For Germany that task today informs the setting for the political and much of the civic life of Berlin. On the walls of the restored Reichstag, where the Bundestag now sits, politicians and visitors can still see, carefully preserved, the Russian slogans scrawled by Red Army soldiers after they captured the building in May 1945. They are a reminder to everyone of defeat, an invitation to reflect on the dangers of aggressive pursuit of national self-interest, on the inherent fragility of free democratic institutions, and on the political responsibilities of a whole society. The calamities of Nazism were possible, they warn, because everybody — politicians and citizens alike — failed to adequately articulate and defend the principles of a democratic state. It is hard to imagine any other legislature choosing to live with such an uncomfortable reminder of failure. The whole parliamentary building has become a Mahnmal, a call to contrition and amendment of life.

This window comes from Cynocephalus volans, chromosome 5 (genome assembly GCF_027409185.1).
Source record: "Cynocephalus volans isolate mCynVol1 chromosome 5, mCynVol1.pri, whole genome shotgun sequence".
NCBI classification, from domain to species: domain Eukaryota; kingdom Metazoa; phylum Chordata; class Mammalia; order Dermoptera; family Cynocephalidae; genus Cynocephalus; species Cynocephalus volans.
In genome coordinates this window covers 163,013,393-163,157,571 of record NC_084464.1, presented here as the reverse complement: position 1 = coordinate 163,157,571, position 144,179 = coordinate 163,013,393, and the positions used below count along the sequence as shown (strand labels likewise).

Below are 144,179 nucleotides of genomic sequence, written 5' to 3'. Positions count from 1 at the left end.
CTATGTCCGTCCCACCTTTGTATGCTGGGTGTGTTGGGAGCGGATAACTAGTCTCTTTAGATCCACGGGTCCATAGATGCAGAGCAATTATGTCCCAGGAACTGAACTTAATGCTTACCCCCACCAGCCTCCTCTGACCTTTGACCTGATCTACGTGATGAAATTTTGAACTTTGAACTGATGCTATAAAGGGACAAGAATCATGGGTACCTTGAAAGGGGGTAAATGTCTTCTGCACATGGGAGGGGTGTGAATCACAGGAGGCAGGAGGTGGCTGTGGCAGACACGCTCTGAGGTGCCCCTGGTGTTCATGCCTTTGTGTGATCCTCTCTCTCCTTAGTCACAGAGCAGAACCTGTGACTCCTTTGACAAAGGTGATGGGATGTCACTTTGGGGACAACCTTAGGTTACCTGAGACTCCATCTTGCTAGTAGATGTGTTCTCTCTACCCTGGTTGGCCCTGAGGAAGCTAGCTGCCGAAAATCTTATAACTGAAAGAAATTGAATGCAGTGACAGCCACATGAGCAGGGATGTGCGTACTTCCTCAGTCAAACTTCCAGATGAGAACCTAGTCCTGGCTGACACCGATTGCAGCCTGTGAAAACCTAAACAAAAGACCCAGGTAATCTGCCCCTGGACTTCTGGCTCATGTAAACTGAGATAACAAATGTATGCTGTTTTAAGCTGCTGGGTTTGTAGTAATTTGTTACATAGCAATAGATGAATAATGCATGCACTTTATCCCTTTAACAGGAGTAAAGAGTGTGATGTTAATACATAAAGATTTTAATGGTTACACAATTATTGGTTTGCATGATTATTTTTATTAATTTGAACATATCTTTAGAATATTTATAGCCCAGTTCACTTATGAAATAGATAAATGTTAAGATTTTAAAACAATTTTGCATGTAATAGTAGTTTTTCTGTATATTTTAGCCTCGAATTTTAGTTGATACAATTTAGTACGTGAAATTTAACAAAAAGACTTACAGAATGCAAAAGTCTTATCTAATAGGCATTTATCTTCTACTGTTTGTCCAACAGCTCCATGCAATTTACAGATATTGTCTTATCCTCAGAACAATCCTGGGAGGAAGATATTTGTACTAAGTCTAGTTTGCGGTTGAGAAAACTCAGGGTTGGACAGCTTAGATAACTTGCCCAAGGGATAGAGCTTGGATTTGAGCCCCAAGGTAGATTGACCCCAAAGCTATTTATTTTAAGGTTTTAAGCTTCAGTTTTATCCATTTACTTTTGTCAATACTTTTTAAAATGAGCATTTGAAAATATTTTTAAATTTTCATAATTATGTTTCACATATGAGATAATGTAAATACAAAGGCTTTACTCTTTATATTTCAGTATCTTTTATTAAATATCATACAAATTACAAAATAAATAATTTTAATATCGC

Inscriptions by Soviet soldiers inside the Reichstag building in Berlin © Alamy

Nearby, other monuments commemorate not those who fought in the wars, but those who were murdered by the state. A short distance from the Reichstag are memorials to the Sinti/Roma, to homosexuals and, most strikingly, to the Murdered Jews of Europe: this is a vast expanse of grey sarcophagi into which the visitor walks with a growing sense of oppression, sinking between the stones, engulfed by fear and despair. It is like no other memorial. And it is a very powerful warning.

Stolpersteine, 'stumbling blocks', in memory of the victims of Nazi Germany, by artist Gunter Demnig © Alamy